The Institute of Chemistry

Between 1908 and 1910, a comprehensive chemistry building was constructed at no. 51 Spitalstrasse (on the site of a former gymnasium), housing two independent institutes for inorganic and organic chemistry.

Given the significant role of the chemical industry in Basel, it was particularly problematic that the rooms and facilities that had been offered by the Vesalianum for a quarter of a century were increasingly unable to meet the needs of a modern research department.

Contemporary reports noted with satisfaction that “all facilities have proven to be excellent, and according to the unanimous testimony of colleagues from Switzerland and abroad, the Basel Institute leads in terms of functionality.” During the celebration of the 450th anniversary of the university, this new “home” for the Department of Chemistry drew high praise. Even later, in 1930, it was said that the institutions were “equipped with all modern facilities,” which included a combustion room with six furnaces and a fireproof night room equipped for continuous work with motors for stirring and shaking.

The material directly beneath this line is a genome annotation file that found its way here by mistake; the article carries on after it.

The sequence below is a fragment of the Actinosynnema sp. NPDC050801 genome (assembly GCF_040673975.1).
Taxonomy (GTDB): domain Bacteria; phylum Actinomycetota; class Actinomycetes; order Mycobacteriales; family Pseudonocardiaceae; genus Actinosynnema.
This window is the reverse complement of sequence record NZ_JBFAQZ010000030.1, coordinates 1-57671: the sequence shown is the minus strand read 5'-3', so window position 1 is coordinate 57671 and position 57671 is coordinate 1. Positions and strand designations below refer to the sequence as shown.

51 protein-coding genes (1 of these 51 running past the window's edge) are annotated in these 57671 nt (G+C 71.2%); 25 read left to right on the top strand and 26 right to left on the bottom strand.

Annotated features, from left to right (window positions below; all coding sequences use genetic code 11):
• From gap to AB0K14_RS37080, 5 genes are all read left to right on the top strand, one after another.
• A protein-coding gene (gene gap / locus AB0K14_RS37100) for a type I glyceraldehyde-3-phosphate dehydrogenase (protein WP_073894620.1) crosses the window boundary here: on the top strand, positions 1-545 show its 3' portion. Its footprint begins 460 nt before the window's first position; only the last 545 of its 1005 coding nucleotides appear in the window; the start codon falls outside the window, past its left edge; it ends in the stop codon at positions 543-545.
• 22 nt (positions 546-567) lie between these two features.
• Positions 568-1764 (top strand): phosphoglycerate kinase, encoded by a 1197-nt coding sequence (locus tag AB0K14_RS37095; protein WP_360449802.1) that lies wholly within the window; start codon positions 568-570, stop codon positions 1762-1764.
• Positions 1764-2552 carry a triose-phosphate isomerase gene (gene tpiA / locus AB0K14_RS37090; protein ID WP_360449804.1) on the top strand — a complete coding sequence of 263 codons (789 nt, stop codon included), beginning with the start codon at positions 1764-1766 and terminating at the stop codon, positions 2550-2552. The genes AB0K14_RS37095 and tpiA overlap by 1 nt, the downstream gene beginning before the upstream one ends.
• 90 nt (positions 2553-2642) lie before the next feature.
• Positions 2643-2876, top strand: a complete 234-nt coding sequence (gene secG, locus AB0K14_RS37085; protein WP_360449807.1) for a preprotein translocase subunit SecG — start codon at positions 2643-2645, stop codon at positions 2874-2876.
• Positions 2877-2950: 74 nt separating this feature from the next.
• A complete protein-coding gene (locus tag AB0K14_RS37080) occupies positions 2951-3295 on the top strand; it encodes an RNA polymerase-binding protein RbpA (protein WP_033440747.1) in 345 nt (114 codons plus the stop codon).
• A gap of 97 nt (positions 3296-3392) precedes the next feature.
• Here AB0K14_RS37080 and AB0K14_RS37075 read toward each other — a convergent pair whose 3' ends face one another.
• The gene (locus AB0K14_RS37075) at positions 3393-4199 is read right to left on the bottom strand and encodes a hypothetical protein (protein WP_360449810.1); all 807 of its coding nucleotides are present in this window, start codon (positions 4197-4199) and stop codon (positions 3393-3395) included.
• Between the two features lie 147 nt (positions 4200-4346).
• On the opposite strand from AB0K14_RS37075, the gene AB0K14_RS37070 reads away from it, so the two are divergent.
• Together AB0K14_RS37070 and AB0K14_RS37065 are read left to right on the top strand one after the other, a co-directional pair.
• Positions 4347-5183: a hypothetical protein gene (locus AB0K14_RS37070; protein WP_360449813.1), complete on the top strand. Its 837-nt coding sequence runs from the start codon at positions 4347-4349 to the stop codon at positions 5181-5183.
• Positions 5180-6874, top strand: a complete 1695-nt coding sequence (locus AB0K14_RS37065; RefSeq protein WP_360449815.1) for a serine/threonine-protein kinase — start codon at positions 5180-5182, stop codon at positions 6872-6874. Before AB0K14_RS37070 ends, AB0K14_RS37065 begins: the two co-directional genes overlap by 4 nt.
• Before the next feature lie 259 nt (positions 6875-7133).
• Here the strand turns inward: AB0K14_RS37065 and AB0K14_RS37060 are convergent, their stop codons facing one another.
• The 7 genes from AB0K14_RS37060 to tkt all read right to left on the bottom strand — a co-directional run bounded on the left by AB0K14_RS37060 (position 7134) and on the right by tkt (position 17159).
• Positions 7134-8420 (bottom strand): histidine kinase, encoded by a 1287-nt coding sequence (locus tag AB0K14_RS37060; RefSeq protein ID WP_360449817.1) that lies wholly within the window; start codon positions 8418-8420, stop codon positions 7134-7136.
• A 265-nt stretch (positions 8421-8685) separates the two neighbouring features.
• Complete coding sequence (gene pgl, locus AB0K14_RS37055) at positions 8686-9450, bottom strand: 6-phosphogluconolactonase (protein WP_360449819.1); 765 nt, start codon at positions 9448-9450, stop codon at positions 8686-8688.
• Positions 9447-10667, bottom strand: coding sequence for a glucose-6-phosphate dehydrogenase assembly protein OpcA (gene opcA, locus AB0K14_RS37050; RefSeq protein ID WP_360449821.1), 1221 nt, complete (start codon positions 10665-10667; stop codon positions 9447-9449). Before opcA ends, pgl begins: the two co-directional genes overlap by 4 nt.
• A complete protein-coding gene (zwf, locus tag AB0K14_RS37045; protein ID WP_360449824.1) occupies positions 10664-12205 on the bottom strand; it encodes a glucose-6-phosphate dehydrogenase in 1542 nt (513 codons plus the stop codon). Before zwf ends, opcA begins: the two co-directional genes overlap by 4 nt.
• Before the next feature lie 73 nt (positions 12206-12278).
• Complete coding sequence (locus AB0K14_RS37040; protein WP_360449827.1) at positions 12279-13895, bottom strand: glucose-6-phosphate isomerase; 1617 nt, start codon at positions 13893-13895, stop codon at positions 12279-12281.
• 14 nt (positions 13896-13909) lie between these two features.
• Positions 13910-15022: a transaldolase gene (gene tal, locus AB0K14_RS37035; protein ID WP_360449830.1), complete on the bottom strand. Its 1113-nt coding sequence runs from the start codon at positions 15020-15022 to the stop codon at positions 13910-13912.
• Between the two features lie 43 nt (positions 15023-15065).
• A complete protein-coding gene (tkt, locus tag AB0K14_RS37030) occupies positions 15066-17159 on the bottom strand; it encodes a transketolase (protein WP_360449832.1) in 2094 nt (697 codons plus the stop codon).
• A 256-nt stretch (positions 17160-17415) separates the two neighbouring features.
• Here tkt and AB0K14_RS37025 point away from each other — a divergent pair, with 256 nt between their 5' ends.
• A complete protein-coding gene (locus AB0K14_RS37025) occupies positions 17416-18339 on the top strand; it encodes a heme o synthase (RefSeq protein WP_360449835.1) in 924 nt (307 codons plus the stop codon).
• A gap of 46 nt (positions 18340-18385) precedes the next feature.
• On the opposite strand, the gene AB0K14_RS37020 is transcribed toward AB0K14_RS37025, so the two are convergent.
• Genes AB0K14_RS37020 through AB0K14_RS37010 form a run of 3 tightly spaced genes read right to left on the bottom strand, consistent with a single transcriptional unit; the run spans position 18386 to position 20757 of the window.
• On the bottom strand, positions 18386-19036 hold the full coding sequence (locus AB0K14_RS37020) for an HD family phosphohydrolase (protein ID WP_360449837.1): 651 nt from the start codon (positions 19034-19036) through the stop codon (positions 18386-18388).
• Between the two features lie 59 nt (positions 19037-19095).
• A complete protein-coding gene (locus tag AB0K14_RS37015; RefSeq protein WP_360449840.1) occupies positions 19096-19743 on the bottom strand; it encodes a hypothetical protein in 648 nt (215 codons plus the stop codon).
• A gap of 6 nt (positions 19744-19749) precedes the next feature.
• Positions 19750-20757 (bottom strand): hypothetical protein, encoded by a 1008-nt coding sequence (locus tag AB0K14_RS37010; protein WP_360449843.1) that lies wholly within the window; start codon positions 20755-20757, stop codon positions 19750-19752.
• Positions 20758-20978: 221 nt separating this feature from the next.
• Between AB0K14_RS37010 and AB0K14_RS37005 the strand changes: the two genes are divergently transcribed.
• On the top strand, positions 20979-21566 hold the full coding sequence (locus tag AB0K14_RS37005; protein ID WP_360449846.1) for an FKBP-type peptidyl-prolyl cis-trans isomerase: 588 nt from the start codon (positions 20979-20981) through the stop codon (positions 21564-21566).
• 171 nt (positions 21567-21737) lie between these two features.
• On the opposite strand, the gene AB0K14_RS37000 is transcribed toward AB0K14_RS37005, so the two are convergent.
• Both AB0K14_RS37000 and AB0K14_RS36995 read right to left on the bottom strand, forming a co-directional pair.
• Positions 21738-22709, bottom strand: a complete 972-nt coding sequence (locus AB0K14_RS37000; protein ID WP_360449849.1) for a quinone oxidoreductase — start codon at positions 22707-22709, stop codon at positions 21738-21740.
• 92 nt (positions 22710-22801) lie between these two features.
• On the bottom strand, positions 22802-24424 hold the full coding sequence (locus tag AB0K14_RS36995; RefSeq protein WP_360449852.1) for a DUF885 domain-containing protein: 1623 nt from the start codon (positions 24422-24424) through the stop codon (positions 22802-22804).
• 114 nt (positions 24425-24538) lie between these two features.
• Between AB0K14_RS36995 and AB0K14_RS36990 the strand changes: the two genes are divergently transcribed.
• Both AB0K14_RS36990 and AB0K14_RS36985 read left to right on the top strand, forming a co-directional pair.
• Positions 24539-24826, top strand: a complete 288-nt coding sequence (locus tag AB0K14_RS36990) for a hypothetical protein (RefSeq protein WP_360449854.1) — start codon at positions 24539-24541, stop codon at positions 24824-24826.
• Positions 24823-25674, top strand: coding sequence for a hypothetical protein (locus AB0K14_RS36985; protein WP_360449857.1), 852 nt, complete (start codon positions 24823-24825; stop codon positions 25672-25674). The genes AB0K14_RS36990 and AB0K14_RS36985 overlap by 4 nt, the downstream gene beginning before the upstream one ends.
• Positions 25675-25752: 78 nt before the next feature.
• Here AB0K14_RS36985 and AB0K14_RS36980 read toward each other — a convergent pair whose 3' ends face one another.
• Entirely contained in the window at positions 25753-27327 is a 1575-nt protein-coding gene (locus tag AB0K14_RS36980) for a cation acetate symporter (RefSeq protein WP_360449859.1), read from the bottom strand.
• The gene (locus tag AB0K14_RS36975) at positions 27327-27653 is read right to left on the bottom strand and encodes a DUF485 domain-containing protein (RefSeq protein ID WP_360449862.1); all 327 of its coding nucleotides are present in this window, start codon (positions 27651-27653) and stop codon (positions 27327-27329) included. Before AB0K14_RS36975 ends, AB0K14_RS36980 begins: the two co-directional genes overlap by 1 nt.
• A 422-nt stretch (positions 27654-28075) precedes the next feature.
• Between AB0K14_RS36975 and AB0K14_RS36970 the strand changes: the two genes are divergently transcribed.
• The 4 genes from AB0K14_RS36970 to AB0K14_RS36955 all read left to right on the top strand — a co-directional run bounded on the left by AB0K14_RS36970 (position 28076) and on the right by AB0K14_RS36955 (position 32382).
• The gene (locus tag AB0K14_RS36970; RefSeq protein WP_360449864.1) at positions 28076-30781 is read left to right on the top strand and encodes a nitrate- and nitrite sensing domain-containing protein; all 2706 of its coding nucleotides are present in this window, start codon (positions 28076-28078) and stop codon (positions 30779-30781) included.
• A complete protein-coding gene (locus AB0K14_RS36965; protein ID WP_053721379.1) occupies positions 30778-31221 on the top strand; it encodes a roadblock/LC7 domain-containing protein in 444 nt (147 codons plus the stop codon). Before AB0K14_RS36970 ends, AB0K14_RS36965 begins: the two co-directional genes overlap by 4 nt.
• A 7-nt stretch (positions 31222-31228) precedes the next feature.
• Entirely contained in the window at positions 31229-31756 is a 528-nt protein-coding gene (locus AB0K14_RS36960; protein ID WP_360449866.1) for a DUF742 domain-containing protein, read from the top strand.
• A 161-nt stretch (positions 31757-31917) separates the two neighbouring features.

The facilities for the chemical sciences continued to evolve in the new institution, and notably, the number of students increased. In 1910, the year the institute was opened, 77 students were trained in inorganic and organic chemistry, and by 1947, the number had risen to 294. Shortly after 1910, complaints could again be heard that space was lacking.

In 1926, the Institute of Physical Chemistry moved next door to the new building constructed for the Institute of Physics, and in 1952, the Institute of Organic Chemistry was able to move into a new building just around the corner at St. Johanns-Ring 19. The old Institute of Chemistry was renovated and dedicated solely to inorganic chemistry, leaving the entire building complex between St. Johanns Ring, Pestalozzi, and Spitalstrasse set up for the chemical and physical sciences.